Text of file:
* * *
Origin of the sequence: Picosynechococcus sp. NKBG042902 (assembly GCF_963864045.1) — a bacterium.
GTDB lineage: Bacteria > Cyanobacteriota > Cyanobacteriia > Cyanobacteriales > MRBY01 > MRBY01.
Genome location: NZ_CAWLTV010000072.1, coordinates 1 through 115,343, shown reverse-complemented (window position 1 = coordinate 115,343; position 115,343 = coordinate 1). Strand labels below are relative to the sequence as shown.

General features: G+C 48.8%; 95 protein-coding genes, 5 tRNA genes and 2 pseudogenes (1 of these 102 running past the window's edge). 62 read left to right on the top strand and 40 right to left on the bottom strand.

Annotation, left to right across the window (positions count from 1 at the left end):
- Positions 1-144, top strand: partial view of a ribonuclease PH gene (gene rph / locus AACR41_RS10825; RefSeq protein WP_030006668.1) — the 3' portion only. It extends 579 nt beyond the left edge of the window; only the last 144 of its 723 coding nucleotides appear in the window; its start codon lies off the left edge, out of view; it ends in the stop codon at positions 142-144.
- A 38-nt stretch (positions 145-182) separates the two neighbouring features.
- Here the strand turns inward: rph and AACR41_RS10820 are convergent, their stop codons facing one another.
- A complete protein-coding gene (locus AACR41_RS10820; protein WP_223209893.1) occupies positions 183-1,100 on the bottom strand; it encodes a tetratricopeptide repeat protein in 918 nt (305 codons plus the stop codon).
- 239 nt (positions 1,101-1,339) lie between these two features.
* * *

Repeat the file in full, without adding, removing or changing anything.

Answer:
Origin of the sequence: Picosynechococcus sp. NKBG042902 (assembly GCF_963864045.1) — a bacterium.
GTDB lineage: Bacteria > Cyanobacteriota > Cyanobacteriia > Cyanobacteriales > MRBY01 > MRBY01.
Genome location: NZ_CAWLTV010000072.1, coordinates 1 through 115,343, shown reverse-complemented (window position 1 = coordinate 115,343; position 115,343 = coordinate 1). Strand labels below are relative to the sequence as shown.

General features: G+C 48.8%; 95 protein-coding genes, 5 tRNA genes and 2 pseudogenes (1 of these 102 running past the window's edge). 62 read left to right on the top strand and 40 right to left on the bottom strand.

Annotation, left to right across the window (positions count from 1 at the left end):
- Positions 1-144, top strand: partial view of a ribonuclease PH gene (gene rph / locus AACR41_RS10825; RefSeq protein WP_030006668.1) — the 3' portion only. It extends 579 nt beyond the left edge of the window; only the last 144 of its 723 coding nucleotides appear in the window; its start codon lies off the left edge, out of view; it ends in the stop codon at positions 142-144.
- A 38-nt stretch (positions 145-182) separates the two neighbouring features.
- Here the strand turns inward: rph and AACR41_RS10820 are convergent, their stop codons facing one another.
- A complete protein-coding gene (locus AACR41_RS10820; protein WP_223209893.1) occupies positions 183-1,100 on the bottom strand; it encodes a tetratricopeptide repeat protein in 918 nt (305 codons plus the stop codon).
- 239 nt (positions 1,101-1,339) lie between these two features.